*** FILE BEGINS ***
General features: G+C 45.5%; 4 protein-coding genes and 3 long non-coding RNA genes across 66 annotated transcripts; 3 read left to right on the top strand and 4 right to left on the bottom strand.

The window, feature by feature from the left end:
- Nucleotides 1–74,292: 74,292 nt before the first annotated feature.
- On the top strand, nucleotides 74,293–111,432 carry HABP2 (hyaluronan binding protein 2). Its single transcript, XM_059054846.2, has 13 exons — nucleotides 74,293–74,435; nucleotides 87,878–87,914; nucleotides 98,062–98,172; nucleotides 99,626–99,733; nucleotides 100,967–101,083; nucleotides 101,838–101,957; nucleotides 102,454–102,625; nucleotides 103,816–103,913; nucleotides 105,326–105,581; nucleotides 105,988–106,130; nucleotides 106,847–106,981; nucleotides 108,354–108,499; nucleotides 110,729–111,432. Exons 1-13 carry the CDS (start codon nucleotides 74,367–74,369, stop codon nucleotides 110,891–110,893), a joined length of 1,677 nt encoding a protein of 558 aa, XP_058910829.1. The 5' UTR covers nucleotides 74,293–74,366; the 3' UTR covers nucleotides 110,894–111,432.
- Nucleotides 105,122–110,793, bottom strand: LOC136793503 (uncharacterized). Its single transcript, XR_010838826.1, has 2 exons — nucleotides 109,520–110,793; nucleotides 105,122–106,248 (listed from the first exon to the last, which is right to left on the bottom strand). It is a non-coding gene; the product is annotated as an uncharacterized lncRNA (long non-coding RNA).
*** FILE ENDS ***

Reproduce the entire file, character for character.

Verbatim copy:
General features: G+C 45.5%; 4 protein-coding genes and 3 long non-coding RNA genes across 66 annotated transcripts; 3 read left to right on the top strand and 4 right to left on the bottom strand.

The window, feature by feature from the left end:
- Nucleotides 1–74,292: 74,292 nt before the first annotated feature.
- On the top strand, nucleotides 74,293–111,432 carry HABP2 (hyaluronan binding protein 2). Its single transcript, XM_059054846.2, has 13 exons — nucleotides 74,293–74,435; nucleotides 87,878–87,914; nucleotides 98,062–98,172; nucleotides 99,626–99,733; nucleotides 100,967–101,083; nucleotides 101,838–101,957; nucleotides 102,454–102,625; nucleotides 103,816–103,913; nucleotides 105,326–105,581; nucleotides 105,988–106,130; nucleotides 106,847–106,981; nucleotides 108,354–108,499; nucleotides 110,729–111,432. Exons 1-13 carry the CDS (start codon nucleotides 74,367–74,369, stop codon nucleotides 110,891–110,893), a joined length of 1,677 nt encoding a protein of 558 aa, XP_058910829.1. The 5' UTR covers nucleotides 74,293–74,366; the 3' UTR covers nucleotides 110,894–111,432.
- Nucleotides 105,122–110,793, bottom strand: LOC136793503 (uncharacterized). Its single transcript, XR_010838826.1, has 2 exons — nucleotides 109,520–110,793; nucleotides 105,122–106,248 (listed from the first exon to the last, which is right to left on the bottom strand). It is a non-coding gene; the product is annotated as an uncharacterized lncRNA (long non-coding RNA).